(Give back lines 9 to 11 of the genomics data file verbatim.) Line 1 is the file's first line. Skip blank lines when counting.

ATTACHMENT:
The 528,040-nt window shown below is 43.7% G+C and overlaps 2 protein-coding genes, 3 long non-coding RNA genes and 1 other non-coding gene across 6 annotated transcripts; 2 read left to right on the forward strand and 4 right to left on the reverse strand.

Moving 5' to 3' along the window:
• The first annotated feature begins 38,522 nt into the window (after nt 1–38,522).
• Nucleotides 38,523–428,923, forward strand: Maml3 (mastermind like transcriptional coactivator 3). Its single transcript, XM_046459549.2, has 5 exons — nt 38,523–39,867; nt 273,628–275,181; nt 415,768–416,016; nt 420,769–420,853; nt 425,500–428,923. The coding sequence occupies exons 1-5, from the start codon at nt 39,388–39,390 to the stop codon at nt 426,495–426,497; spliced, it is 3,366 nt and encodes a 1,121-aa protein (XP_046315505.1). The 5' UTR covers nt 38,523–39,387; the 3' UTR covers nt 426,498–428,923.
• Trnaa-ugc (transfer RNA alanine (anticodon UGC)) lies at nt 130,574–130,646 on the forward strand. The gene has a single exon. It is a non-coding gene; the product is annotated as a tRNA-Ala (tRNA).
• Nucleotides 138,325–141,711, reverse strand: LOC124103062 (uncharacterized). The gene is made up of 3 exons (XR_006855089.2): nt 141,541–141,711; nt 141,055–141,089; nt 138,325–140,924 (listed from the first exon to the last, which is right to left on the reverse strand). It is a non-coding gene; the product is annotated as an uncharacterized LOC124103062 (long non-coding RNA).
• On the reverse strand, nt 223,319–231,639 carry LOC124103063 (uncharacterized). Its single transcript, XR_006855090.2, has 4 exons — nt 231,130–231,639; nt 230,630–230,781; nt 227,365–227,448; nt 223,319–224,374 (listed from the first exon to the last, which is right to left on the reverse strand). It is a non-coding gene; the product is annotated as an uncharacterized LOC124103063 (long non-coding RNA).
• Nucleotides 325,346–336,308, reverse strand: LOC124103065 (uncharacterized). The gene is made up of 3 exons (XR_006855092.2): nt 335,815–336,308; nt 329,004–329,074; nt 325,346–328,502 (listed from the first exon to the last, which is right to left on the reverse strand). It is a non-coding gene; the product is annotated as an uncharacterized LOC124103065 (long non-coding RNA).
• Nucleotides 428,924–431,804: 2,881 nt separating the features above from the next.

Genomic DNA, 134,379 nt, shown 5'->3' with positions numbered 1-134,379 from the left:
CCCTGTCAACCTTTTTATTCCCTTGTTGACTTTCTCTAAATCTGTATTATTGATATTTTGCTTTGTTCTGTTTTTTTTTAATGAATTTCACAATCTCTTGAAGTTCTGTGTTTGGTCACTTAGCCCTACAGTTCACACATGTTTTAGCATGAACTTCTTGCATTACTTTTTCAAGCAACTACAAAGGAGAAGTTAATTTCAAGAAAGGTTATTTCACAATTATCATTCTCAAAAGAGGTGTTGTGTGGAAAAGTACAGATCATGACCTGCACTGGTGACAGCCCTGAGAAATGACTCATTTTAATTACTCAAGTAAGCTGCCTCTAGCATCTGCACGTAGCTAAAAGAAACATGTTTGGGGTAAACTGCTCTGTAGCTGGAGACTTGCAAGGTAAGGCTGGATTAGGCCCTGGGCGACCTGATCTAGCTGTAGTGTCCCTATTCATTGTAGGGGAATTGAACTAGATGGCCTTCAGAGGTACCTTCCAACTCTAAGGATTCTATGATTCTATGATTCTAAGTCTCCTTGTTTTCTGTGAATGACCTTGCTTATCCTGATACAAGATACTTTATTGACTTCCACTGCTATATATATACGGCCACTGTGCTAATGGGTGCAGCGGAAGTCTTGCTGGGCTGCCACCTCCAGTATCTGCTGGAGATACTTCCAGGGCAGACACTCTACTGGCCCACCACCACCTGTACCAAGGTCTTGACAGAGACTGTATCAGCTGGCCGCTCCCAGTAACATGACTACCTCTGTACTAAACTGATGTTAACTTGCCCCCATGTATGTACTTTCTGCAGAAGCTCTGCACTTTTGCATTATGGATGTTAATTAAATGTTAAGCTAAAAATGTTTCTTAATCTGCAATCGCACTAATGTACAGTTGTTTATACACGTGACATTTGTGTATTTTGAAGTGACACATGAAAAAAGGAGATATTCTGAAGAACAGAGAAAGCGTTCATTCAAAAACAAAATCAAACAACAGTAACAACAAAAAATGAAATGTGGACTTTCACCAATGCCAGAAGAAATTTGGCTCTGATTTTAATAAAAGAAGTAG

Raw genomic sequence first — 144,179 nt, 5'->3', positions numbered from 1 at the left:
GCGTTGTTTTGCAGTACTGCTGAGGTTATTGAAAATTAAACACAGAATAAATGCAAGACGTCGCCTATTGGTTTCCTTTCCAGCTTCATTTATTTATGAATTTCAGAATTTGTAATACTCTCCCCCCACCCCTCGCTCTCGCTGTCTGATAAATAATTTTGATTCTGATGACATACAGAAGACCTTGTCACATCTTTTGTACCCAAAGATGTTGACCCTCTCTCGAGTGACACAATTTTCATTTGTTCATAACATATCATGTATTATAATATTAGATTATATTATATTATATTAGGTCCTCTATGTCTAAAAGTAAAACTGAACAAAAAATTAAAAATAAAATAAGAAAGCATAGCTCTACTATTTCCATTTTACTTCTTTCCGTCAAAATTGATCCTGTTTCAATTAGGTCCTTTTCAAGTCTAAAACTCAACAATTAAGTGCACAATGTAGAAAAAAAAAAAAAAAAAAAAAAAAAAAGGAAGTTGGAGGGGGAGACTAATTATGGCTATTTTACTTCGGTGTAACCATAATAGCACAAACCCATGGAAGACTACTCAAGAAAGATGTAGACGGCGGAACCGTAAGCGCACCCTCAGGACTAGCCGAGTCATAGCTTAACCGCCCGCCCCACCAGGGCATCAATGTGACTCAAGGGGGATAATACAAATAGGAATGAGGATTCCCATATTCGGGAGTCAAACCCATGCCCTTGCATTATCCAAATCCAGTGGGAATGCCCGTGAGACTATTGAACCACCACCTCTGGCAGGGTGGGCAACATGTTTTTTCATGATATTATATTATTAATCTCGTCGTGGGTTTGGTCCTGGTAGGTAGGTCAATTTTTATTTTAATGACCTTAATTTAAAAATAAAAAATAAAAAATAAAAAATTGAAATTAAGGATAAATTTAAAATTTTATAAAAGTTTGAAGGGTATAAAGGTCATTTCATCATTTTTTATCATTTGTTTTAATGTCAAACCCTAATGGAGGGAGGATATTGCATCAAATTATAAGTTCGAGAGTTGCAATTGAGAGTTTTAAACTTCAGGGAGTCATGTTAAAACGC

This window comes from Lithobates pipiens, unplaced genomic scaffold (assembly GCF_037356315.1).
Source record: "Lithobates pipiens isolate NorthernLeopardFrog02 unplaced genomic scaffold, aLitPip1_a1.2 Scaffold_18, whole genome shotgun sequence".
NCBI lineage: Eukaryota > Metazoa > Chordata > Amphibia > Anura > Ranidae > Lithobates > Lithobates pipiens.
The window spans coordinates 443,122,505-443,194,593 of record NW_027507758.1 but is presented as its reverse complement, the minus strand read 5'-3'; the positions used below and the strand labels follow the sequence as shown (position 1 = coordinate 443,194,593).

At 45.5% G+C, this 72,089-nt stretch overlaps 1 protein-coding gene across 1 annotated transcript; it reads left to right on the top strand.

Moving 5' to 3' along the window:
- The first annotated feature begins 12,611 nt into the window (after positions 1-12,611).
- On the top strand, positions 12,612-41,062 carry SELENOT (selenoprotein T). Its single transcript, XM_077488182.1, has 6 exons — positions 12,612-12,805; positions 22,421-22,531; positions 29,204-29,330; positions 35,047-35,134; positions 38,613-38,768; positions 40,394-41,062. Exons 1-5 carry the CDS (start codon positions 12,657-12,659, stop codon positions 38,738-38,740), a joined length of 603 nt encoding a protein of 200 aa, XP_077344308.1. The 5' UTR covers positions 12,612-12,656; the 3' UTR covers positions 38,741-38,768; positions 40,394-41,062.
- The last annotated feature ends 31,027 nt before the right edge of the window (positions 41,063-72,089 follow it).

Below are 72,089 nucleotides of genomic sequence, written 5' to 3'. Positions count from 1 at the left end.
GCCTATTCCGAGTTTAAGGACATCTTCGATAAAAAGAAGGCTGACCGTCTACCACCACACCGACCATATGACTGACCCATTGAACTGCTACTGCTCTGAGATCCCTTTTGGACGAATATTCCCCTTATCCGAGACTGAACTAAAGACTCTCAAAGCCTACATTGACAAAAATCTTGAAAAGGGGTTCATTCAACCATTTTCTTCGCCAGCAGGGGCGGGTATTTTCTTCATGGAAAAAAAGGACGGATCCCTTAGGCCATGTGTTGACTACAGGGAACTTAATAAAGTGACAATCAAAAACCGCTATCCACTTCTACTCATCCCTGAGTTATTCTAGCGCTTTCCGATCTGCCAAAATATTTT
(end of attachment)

• Nucleotides 428,924–431,804: 2,881 nt separating the features above from the next.

Genomic DNA, 134,379 nt, shown 5'->3' with positions numbered 1-134,379 from the left:
CCCTGTCAACCTTTTTATTCCCTTGTTGACTTTCTCTAAATCTGTATTATTGATATTTTGCTTTGTTCTGTTTTTTTTTAATGAATTTCACAATCTCTTGAAGTTCTGTGTTTGGTCACTTAGCCCTACAGTTCACACATGTTTTAGCATGAACTTCTTGCATTACTTTTTCAAGCAACTACAAAGGAGAAGTTAATTTCAAGAAAGGTTATTTCACAATTATCATTCTCAAAAGAGGTGTTGTGTGGAAAAGTACAGATCATGACCTGCACTGGTGACAGCCCTGAGAAATGACTCATTTTAATTACTCAAGTAAGCTGCCTCTAGCATCTGCACGTAGCTAAAAGAAACATGTTTGGGGTAAACTGCTCTGTAGCTGGAGACTTGCAAGGTAAGGCTGGATTAGGCCCTGGGCGACCTGATCTAGCTGTAGTGTCCCTATTCATTGTAGGGGAATTGAACTAGATGGCCTTCAGAGGTACCTTCCAACTCTAAGGATTCTATGATTCTATGATTCTAAGTCTCCTTGTTTTCTGTGAATGACCTTGCTTATCCTGATACAAGATACTTTATTGACTTCCACTGCTATATATATACGGCCACTGTGCTAATGGGTGCAGCGGAAGTCTTGCTGGGCTGCCACCTCCAGTATCTGCTGGAGATACTTCCAGGGCAGACACTCTACTGGCCCACCACCACCTGTACCAAGGTCTTGACAGAGACTGTATCAGCTGGCCGCTCCCAGTAACATGACTACCTCTGTACTAAACTGATGTTAACTTGCCCCCATGTATGTACTTTCTGCAGAAGCTCTGCACTTTTGCATTATGGATGTTAATTAAATGTTAAGCTAAAAATGTTTCTTAATCTGCAATCGCACTAATGTACAGTTGTTTATACACGTGACATTTGTGTATTTTGAAGTGACACATGAAAAAAGGAGATATTCTGAAGAACAGAGAAAGCGTTCATTCAAAAACAAAATCAAACAACAGTAACAACAAAAAATGAAATGTGGACTTTCACCAATGCCAGAAGAAATTTGGCTCTGATTTTAATAAAAGAAGTAG